[erlang-questions] Minimum time for timer:sleep()?

Per Hedeland per@REDACTED
Mon Mar 19 01:26:40 CET 2007

"Bob Ippolito" <bob@REDACTED> wrote:
>On 3/18/07, James Hague <james.hague@REDACTED> wrote:
>> Here's some simple code to test timer:sleep/1:
>> test(Milliseconds) ->
>>    T1 = now(),
>>    timer:sleep(Milliseconds),
>>    T2 = now(),
>>    io:fwrite("elapsed: ~w\n", [timer:now_diff(T2, T1)]).
>> On the recent model MacBook I tested this on, test(5) prints "elapsed:
>> 10182".  In fact, any value less than 10 milliseconds sleeps for ~10
>> milliseconds.  Considering that a message send/receive pair is
>> measured in single-digit MICROseconds on the same machine, this is
>> curious to me.   Does anyone have any insight into this behavior?
>> (FWIW, timer:sleep/1 is implemented as a single receive statement.)
>I have no idea what the Erlang VM does but I'd guess that this 10 msec
>granularity comes from the fact that multiplexing syscalls like
>select/poll or kqueue (at least on OS X) are about that accurate when
>you use them to sleep.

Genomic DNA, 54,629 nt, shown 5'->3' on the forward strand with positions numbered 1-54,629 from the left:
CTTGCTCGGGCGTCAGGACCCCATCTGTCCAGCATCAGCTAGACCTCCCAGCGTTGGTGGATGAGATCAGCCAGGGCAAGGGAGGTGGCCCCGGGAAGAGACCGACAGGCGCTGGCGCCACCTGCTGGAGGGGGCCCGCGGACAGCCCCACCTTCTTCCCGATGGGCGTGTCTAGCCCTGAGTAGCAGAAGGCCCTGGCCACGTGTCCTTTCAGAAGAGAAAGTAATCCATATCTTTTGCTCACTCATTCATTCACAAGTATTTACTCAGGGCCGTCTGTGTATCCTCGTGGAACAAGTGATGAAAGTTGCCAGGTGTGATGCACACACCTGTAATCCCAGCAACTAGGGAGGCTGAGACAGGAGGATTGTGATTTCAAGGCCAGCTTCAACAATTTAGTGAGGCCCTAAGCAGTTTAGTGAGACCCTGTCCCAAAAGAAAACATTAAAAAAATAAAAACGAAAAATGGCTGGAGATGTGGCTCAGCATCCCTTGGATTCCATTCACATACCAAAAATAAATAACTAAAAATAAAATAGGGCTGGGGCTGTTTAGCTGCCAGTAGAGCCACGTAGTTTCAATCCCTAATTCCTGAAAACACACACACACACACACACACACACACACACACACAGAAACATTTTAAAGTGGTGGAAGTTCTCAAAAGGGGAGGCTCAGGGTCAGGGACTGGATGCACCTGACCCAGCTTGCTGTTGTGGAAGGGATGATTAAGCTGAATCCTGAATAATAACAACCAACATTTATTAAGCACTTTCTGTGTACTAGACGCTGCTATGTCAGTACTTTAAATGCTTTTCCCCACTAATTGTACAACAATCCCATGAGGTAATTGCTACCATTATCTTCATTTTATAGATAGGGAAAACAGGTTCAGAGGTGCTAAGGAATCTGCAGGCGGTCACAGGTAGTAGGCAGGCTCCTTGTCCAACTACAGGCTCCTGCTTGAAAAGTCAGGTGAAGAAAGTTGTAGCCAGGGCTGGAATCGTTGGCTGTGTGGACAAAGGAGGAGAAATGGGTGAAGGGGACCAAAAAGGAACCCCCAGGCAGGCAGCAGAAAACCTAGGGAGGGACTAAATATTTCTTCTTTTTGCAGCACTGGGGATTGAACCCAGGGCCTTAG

Yes, it's nothing Erlang-specific - pretty fundamental actually:
Timeouts can only happen on a system clock interrupt, and they obviously
happen with the frequency of your system clock, which is traditionally
100 Hz on Unix. You can crank it up on most Unixen if you care about
this - I believe some Linux kernel versions used 1000 Hz by default, but
they tended to lose clock interrupts then...

Actually there used to be some code in the Erlang VM to adjust the value
such that e.g. a 'receive ... after 5000 ...' wouldn't give up after 10
microseconds just because that's when the next clock interrupt happened
to arrive - i.e. you'd always get at least one clock period. Don't know
if it's still there, but something like it should be.

>If you wanted something more accurate you'd have to use a whole
>pthread and nanosleep or polling.. neither of those are terribly easy
>to pull off. You might get slightly different results depending on if
>you're using smp or async threads...

None of that helps, nanosleep despite its name is still limited by the
system clock frequency - it's just that when POSIX decided to specify
something that could let you sleep with better granularity than 1
second, they wanted to be future-proof.:-) The only way to get better
precision for a delay/timeout than what the system clock provides is by

--Per Hedeland

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